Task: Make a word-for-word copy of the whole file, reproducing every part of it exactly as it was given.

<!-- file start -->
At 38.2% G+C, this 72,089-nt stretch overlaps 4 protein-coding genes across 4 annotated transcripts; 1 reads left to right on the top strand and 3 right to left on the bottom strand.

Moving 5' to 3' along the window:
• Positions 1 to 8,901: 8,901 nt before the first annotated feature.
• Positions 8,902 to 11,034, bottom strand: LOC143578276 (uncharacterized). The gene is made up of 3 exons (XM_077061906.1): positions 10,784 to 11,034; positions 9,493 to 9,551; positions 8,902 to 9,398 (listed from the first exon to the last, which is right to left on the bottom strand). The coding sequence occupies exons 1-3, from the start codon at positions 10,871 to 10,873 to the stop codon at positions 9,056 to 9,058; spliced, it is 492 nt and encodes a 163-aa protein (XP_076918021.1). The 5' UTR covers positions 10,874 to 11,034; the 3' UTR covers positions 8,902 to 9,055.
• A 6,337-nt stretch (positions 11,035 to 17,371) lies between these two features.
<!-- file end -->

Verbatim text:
At 38.2% G+C, this 72,089-nt stretch overlaps 4 protein-coding genes across 4 annotated transcripts; 1 reads left to right on the top strand and 3 right to left on the bottom strand.

Moving 5' to 3' along the window:
• Positions 1 to 8,901: 8,901 nt before the first annotated feature.
• Positions 8,902 to 11,034, bottom strand: LOC143578276 (uncharacterized). The gene is made up of 3 exons (XM_077061906.1): positions 10,784 to 11,034; positions 9,493 to 9,551; positions 8,902 to 9,398 (listed from the first exon to the last, which is right to left on the bottom strand). The coding sequence occupies exons 1-3, from the start codon at positions 10,871 to 10,873 to the stop codon at positions 9,056 to 9,058; spliced, it is 492 nt and encodes a 163-aa protein (XP_076918021.1). The 5' UTR covers positions 10,874 to 11,034; the 3' UTR covers positions 8,902 to 9,055.
• A 6,337-nt stretch (positions 11,035 to 17,371) lies between these two features.